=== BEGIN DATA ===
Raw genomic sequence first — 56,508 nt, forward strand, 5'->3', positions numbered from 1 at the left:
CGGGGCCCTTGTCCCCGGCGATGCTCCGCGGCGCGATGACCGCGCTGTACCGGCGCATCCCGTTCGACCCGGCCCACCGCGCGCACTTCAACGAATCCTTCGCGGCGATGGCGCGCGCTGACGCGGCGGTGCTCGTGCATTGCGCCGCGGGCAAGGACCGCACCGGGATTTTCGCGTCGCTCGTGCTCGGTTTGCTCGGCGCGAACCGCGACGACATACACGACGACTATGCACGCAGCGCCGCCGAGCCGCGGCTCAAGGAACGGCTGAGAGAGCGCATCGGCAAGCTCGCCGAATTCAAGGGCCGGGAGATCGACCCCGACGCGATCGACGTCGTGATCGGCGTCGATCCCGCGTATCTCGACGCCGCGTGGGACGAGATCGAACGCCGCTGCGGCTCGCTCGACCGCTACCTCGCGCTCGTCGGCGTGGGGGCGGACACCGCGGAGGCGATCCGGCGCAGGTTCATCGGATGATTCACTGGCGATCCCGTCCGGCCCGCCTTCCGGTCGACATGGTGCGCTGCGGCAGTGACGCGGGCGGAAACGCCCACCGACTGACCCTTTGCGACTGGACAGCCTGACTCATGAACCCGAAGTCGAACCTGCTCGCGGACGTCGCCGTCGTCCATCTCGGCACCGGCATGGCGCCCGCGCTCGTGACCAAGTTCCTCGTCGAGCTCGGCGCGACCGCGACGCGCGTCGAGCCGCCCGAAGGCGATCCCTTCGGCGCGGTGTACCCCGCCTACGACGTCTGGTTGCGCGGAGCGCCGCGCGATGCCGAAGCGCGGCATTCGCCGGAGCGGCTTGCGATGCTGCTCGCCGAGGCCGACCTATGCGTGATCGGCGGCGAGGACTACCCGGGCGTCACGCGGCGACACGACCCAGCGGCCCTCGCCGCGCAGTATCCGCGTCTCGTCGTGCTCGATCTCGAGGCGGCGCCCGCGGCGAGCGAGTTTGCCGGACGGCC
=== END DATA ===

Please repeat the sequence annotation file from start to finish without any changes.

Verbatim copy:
Raw genomic sequence first — 56,508 nt, forward strand, 5'->3', positions numbered from 1 at the left:
CGGGGCCCTTGTCCCCGGCGATGCTCCGCGGCGCGATGACCGCGCTGTACCGGCGCATCCCGTTCGACCCGGCCCACCGCGCGCACTTCAACGAATCCTTCGCGGCGATGGCGCGCGCTGACGCGGCGGTGCTCGTGCATTGCGCCGCGGGCAAGGACCGCACCGGGATTTTCGCGTCGCTCGTGCTCGGTTTGCTCGGCGCGAACCGCGACGACATACACGACGACTATGCACGCAGCGCCGCCGAGCCGCGGCTCAAGGAACGGCTGAGAGAGCGCATCGGCAAGCTCGCCGAATTCAAGGGCCGGGAGATCGACCCCGACGCGATCGACGTCGTGATCGGCGTCGATCCCGCGTATCTCGACGCCGCGTGGGACGAGATCGAACGCCGCTGCGGCTCGCTCGACCGCTACCTCGCGCTCGTCGGCGTGGGGGCGGACACCGCGGAGGCGATCCGGCGCAGGTTCATCGGATGATTCACTGGCGATCCCGTCCGGCCCGCCTTCCGGTCGACATGGTGCGCTGCGGCAGTGACGCGGGCGGAAACGCCCACCGACTGACCCTTTGCGACTGGACAGCCTGACTCATGAACCCGAAGTCGAACCTGCTCGCGGACGTCGCCGTCGTCCATCTCGGCACCGGCATGGCGCCCGCGCTCGTGACCAAGTTCCTCGTCGAGCTCGGCGCGACCGCGACGCGCGTCGAGCCGCCCGAAGGCGATCCCTTCGGCGCGGTGTACCCCGCCTACGACGTCTGGTTGCGCGGAGCGCCGCGCGATGCCGAAGCGCGGCATTCGCCGGAGCGGCTTGCGATGCTGCTCGCCGAGGCCGACCTATGCGTGATCGGCGGCGAGGACTACCCGGGCGTCACGCGGCGACACGACCCAGCGGCCCTCGCCGCGCAGTATCCGCGTCTCGTCGTGCTCGATCTCGAGGCGGCGCCCGCGGCGAGCGAGTTTGCCGGACGGCC